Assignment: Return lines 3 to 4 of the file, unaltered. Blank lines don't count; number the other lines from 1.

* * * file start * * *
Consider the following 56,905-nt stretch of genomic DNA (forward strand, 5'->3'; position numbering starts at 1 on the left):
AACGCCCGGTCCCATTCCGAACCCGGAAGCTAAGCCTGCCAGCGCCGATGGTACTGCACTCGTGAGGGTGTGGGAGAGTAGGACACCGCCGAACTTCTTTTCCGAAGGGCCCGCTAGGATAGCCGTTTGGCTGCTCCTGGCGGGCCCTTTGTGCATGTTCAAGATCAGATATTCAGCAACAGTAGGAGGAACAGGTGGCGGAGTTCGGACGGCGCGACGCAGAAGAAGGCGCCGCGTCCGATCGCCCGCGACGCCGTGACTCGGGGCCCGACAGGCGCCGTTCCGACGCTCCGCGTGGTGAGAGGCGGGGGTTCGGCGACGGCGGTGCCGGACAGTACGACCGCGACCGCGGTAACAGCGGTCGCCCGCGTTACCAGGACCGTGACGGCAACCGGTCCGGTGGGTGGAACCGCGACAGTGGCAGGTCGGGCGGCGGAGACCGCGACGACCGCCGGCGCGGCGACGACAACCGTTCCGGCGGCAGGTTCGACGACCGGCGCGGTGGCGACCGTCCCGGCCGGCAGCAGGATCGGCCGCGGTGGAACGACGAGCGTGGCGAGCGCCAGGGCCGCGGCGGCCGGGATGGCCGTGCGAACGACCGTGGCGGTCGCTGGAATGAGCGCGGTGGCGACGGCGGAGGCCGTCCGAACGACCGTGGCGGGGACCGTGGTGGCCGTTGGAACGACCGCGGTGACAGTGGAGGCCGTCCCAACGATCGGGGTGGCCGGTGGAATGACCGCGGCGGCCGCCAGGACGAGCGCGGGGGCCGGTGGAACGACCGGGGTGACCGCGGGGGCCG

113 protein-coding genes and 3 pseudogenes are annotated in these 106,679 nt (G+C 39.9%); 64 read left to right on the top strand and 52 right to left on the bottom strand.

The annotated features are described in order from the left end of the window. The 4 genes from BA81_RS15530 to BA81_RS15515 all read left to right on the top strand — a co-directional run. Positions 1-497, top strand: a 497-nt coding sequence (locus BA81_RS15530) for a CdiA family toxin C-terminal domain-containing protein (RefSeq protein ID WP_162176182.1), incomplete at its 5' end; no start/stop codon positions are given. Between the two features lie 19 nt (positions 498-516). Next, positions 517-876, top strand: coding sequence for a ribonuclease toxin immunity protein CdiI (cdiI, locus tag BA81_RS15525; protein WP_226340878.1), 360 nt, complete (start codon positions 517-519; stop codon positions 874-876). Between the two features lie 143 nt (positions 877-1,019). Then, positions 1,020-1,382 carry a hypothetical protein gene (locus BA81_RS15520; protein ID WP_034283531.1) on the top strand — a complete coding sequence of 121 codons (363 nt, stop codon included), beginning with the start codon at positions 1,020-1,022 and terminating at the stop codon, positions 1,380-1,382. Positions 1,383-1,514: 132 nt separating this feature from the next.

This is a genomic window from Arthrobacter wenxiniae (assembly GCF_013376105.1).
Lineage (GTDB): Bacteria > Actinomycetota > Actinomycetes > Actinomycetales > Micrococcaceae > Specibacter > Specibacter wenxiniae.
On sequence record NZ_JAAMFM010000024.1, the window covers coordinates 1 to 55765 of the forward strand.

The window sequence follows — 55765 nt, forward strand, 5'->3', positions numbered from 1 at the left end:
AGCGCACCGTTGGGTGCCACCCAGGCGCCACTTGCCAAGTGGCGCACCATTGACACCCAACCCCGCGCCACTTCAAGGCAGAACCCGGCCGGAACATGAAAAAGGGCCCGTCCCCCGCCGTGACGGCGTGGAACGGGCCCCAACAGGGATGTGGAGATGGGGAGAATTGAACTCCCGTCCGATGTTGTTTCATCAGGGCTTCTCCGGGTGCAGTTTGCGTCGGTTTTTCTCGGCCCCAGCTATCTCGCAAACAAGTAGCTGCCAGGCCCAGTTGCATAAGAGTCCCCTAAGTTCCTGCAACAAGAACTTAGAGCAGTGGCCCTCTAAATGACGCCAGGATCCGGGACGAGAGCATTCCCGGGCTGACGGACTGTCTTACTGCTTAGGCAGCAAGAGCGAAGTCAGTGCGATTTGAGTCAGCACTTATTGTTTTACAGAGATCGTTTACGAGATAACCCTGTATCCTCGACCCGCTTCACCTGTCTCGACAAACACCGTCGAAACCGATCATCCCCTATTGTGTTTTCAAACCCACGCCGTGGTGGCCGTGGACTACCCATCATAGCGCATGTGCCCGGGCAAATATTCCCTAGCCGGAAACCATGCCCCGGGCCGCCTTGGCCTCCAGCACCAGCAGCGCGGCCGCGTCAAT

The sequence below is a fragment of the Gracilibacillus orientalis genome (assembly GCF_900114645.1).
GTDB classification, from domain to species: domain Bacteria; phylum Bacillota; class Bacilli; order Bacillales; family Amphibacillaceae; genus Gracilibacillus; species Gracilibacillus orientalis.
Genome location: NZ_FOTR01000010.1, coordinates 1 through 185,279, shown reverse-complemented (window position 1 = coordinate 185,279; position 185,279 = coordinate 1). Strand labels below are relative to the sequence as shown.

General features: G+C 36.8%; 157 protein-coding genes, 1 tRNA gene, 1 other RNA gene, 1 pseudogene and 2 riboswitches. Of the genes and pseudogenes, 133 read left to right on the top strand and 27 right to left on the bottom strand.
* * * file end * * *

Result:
113 protein-coding genes and 3 pseudogenes are annotated in these 106,679 nt (G+C 39.9%); 64 read left to right on the top strand and 52 right to left on the bottom strand.

The annotated features are described in order from the left end of the window. The 4 genes from BA81_RS15530 to BA81_RS15515 all read left to right on the top strand — a co-directional run. Positions 1-497, top strand: a 497-nt coding sequence (locus BA81_RS15530) for a CdiA family toxin C-terminal domain-containing protein (RefSeq protein ID WP_162176182.1), incomplete at its 5' end; no start/stop codon positions are given. Between the two features lie 19 nt (positions 498-516). Next, positions 517-876, top strand: coding sequence for a ribonuclease toxin immunity protein CdiI (cdiI, locus tag BA81_RS15525; protein WP_226340878.1), 360 nt, complete (start codon positions 517-519; stop codon positions 874-876). Between the two features lie 143 nt (positions 877-1,019). Then, positions 1,020-1,382 carry a hypothetical protein gene (locus BA81_RS15520; protein ID WP_034283531.1) on the top strand — a complete coding sequence of 121 codons (363 nt, stop codon included), beginning with the start codon at positions 1,020-1,022 and terminating at the stop codon, positions 1,380-1,382. Positions 1,383-1,514: 132 nt separating this feature from the next.